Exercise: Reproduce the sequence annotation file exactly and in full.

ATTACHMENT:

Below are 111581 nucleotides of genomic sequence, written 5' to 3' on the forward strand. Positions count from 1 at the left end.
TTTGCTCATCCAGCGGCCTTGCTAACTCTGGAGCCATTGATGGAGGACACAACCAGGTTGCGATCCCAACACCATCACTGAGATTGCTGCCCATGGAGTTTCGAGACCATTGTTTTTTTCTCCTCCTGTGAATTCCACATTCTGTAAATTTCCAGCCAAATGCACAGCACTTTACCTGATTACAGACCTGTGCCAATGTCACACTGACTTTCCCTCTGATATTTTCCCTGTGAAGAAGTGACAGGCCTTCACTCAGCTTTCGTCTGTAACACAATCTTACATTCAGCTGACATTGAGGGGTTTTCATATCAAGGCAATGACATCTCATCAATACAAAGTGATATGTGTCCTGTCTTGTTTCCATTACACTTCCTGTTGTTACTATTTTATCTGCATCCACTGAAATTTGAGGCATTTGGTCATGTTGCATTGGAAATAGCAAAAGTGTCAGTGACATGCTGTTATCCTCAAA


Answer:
Below are 111581 nucleotides of genomic sequence, written 5' to 3' on the forward strand. Positions count from 1 at the left end.
TTTGCTCATCCAGCGGCCTTGCTAACTCTGGAGCCATTGATGGAGGACACAACCAGGTTGCGATCCCAACACCATCACTGAGATTGCTGCCCATGGAGTTTCGAGACCATTGTTTTTTTCTCCTCCTGTGAATTCCACATTCTGTAAATTTCCAGCCAAATGCACAGCACTTTACCTGATTACAGACCTGTGCCAATGTCACACTGACTTTCCCTCTGATATTTTCCCTGTGAAGAAGTGACAGGCCTTCACTCAGCTTTCGTCTGTAACACAATCTTACATTCAGCTGACATTGAGGGGTTTTCATATCAAGGCAATGACATCTCATCAATACAAAGTGATATGTGTCCTGTCTTGTTTCCATTACACTTCCTGTTGTTACTATTTTATCTGCATCCACTGAAATTTGAGGCATTTGGTCATGTTGCATTGGAAATAGCAAAAGTGTCAGTGACATGCTGTTATCCTCAAA